Q: I own a 2012 Chevy Suburban with 71,000 miles that I have owned since new. Recently I went through a local car wash and when I came out the other side, my dash started displaying "Service Traction Control" and "Service Stabilitrak" messages. After displaying these messages, it will then display "Traction Off" and "Stabilitrak Off." The antilock braking system light also comes on when the engine is running. It doesn't appear to have affected the engine in any way, nor has it affected the four-wheel-drive system. I'm thinking it's some kind of sensor somewhere that somehow got wet in going through the car wash, but that is only speculation on my part. Any suggestions, ideas and/or solutions would be much appreciated.
S.J., Maple Grove
A: Your hunch is close. If a wheel speed sensor fails, there is insufficient data for the control module. Then it can't do its job. Sensors do not fail from getting wet, as they are exposed to the elements. The sensor probably did not come off, but a wire or wiring connector could be broken Take your vehicle to your trusty technician for an inspection.
Q: I have been running E85 in my flex-fuel vehicle more often than not lately. I actually got it for $1.39 a gallon a couple of months ago. I was just told that I should change my oil more often since I'm using E85. Is this true?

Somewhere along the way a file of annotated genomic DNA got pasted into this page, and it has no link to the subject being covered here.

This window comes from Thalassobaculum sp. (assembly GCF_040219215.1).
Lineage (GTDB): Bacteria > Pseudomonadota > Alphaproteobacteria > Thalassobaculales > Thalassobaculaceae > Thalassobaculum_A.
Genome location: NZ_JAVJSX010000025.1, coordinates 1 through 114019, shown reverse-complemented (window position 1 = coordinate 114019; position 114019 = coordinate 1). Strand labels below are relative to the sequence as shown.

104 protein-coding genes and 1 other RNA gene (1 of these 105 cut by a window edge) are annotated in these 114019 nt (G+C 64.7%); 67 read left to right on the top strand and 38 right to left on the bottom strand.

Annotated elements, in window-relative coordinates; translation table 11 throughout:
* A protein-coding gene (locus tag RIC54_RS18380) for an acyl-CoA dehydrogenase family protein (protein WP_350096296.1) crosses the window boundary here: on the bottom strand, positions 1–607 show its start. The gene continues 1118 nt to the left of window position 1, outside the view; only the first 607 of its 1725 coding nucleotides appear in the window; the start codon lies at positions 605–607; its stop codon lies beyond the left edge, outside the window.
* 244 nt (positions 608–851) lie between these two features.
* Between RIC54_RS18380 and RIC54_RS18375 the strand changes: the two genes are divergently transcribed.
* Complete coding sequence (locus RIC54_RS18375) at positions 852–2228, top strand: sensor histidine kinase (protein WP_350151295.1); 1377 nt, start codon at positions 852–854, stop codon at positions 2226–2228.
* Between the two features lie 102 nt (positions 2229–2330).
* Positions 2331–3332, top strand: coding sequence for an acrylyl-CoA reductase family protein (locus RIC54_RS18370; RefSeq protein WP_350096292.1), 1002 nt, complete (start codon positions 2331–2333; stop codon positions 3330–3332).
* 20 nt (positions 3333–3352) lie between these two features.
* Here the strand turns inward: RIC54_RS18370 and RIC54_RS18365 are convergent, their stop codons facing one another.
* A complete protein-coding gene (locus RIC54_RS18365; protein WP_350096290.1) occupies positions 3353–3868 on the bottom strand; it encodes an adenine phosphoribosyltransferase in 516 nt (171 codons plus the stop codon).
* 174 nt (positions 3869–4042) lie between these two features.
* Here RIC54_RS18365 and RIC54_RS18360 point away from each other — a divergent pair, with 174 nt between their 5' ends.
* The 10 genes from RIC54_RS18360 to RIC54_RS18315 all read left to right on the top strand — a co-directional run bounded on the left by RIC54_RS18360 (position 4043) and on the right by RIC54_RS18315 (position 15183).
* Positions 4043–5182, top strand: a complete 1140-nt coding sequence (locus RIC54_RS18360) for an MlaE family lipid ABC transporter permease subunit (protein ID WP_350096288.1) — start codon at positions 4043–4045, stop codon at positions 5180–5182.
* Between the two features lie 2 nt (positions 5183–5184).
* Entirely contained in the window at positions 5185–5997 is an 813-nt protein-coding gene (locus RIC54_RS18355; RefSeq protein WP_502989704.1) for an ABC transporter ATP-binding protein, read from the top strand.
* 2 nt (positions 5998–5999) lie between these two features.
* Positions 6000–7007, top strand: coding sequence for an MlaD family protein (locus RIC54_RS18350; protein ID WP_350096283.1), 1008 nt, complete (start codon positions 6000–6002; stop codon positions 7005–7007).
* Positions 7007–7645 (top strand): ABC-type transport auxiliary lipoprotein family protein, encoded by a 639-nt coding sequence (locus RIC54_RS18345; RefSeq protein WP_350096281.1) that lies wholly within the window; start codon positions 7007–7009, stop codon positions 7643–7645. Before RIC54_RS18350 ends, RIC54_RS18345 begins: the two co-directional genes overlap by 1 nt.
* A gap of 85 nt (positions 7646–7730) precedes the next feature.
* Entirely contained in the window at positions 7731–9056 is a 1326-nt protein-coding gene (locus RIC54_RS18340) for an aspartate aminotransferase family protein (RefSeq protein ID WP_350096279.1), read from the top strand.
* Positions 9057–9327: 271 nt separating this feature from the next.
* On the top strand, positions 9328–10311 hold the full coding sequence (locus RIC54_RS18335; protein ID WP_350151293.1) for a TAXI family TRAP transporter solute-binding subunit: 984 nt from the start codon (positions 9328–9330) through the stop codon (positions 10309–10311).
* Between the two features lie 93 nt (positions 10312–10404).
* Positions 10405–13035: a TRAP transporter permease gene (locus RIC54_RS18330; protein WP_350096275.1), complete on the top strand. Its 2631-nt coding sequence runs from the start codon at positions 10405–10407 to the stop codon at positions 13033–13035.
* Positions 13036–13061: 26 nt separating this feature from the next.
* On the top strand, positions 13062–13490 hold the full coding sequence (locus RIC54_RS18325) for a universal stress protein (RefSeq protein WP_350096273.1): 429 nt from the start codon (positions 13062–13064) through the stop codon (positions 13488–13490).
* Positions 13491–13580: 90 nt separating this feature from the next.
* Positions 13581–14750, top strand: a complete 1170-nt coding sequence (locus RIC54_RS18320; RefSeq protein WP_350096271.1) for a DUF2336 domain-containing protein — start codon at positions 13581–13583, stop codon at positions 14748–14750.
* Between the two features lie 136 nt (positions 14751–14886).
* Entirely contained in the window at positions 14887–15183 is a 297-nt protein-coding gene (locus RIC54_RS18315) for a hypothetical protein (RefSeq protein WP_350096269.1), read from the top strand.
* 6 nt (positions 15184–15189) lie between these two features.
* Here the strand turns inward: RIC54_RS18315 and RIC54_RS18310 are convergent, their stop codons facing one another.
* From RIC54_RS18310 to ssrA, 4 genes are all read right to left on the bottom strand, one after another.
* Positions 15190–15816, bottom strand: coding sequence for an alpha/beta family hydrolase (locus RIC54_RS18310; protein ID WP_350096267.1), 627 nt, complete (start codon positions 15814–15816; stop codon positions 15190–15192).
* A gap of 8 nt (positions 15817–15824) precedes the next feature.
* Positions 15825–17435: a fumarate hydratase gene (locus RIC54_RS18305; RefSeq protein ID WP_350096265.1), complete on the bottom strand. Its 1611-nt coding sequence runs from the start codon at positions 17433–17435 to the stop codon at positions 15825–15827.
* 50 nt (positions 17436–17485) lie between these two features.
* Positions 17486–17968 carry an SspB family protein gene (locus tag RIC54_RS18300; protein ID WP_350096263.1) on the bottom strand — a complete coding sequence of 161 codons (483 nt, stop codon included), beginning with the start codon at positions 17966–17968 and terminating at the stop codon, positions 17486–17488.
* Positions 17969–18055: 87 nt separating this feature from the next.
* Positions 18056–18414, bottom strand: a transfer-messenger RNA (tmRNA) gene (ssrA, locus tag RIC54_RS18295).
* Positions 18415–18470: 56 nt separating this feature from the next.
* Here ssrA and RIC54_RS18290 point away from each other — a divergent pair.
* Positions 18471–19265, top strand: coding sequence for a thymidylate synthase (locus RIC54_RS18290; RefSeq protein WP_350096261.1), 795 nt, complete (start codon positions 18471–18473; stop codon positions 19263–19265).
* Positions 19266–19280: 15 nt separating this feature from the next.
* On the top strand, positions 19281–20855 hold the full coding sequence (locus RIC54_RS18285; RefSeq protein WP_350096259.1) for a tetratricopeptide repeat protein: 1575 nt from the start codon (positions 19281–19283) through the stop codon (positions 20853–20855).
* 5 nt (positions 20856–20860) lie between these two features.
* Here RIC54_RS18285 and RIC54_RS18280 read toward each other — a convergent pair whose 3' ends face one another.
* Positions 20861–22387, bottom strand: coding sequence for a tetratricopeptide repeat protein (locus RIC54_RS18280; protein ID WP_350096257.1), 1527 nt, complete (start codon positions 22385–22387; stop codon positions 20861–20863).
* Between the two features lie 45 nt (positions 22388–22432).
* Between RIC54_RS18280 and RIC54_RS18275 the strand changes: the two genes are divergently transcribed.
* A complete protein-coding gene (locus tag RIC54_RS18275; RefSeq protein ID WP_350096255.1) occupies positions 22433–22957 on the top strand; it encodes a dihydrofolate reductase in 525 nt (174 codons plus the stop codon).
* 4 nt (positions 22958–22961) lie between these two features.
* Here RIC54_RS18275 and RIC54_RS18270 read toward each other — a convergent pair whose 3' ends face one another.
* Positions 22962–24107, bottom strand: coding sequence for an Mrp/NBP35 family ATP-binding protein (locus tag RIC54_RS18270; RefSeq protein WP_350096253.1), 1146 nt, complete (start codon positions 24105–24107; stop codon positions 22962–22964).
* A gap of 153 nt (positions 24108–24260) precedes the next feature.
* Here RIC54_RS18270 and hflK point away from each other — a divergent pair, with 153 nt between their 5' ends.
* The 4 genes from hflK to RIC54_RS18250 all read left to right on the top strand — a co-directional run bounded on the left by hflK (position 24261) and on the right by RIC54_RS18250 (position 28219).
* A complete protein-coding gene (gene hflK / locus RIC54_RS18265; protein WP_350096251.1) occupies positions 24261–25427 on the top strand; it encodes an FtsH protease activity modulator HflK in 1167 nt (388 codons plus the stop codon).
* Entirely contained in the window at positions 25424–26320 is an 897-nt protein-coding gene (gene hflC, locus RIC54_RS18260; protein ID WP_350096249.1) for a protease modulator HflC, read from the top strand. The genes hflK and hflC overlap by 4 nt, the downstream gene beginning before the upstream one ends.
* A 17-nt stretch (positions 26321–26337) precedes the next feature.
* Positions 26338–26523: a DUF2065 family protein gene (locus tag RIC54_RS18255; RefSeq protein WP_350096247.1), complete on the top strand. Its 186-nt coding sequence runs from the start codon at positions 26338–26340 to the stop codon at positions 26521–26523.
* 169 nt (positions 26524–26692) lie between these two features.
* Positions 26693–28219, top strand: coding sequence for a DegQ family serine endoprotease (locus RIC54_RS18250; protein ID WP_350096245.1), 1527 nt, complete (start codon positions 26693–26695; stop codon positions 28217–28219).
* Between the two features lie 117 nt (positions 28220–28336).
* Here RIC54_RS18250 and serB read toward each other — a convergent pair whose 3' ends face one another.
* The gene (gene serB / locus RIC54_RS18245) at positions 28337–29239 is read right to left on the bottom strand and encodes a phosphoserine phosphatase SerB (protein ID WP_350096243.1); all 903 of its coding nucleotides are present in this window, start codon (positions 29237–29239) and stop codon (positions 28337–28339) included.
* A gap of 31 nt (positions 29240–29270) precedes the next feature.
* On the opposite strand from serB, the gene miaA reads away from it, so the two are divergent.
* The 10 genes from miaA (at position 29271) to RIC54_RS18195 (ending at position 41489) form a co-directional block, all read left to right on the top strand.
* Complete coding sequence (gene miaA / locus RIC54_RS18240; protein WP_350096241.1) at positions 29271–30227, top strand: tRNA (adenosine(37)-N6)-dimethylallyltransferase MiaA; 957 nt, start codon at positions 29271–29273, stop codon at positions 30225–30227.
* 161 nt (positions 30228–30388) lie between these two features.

S.B, Warrenville, Ill.
A: We have never heard this. In our opinion, E85 burns cleaner and is less likely to contaminate the oil than E10 or pure gasoline. Besides, your engine was built to accept E85 fuel. You didn't provide the make or year of your car, but your vehicle probably has a maintenance reminder system. Change the oil when it tells you to do so. Consult your owner's manual.
Q: With regard to your recent comments about people preferring automatic transmissions to manuals, I agree most people prefer automatics for their convenience, but I suggest you also consider another reason to choose a modern-day automatic. I grew up driving manual transmissions, including a number of high-performance cars. I've also been to high-performance driving school, where I learned, and mastered, the heel-and-toe shifting technique. Even so, my recent purchases have been high-performance cars with automatics. Why? They shift faster than anyone can manually — professional or amateur — including matching revs on the downshifts. Lazy? No. I just prefer having a vehicle where performance potential is maximized.
A: We can't argue with you. Paddle shifters have been around for a long time (early 1990s) and Formula 1 cars prove it. Still, there are those of us who enjoy driving cars the old-fashioned way. But here is a little secret: I use the paddles all the time, especially on the twisties through the mountains of Virginia where we live. Here is another little secret: We will never own a motorcycle with an automatic transmission, for the same aesthetic.
Bob Weber is a writer, mechanic and Master Automobile Technician.